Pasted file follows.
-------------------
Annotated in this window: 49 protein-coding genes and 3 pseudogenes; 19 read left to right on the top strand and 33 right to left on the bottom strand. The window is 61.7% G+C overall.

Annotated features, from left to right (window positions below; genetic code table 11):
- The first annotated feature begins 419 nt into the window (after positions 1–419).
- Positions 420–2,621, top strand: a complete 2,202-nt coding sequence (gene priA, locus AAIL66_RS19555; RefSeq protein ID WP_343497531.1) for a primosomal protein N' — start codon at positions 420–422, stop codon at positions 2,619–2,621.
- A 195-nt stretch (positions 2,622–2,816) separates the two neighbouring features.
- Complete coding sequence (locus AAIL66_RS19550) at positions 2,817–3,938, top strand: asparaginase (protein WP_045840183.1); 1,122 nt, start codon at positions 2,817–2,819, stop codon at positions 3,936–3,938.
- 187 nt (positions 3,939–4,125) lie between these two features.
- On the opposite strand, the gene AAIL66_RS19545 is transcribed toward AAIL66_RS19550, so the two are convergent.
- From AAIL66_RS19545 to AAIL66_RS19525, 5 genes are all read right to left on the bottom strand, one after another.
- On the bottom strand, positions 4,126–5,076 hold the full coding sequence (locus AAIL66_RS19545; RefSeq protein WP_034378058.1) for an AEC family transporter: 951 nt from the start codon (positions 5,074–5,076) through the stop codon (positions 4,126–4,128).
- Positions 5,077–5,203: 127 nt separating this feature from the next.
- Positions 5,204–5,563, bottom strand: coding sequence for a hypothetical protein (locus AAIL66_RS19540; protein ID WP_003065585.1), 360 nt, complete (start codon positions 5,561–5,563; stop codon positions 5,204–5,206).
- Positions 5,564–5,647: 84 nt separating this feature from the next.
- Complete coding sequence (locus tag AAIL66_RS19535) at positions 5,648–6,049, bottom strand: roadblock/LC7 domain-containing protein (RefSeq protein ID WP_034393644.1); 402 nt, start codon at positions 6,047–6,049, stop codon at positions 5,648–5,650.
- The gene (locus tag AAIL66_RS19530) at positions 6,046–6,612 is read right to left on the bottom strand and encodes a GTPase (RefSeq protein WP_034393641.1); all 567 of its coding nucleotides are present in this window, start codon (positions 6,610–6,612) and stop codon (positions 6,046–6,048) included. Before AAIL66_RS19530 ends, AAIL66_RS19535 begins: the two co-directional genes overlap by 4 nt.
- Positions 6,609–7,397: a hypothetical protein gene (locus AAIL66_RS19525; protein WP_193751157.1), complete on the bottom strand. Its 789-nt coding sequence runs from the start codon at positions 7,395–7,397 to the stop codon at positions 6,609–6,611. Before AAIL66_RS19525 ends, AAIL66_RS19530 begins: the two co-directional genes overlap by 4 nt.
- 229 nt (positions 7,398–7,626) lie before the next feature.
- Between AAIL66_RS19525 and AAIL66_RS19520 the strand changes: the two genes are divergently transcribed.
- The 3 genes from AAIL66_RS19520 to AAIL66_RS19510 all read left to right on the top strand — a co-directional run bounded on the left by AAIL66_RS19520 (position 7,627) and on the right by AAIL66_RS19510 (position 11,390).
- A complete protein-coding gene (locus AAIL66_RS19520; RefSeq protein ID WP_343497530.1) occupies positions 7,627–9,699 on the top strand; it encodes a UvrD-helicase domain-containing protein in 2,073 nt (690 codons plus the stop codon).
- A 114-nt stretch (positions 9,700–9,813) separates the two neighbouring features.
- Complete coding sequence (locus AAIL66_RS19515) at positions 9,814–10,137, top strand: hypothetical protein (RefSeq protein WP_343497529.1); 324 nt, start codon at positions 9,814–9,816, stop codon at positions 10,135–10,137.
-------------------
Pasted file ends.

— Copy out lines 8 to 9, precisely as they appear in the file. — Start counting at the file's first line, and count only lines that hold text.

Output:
- On the opposite strand, the gene AAIL66_RS19545 is transcribed toward AAIL66_RS19550, so the two are convergent.
- From AAIL66_RS19545 to AAIL66_RS19525, 5 genes are all read right to left on the bottom strand, one after another.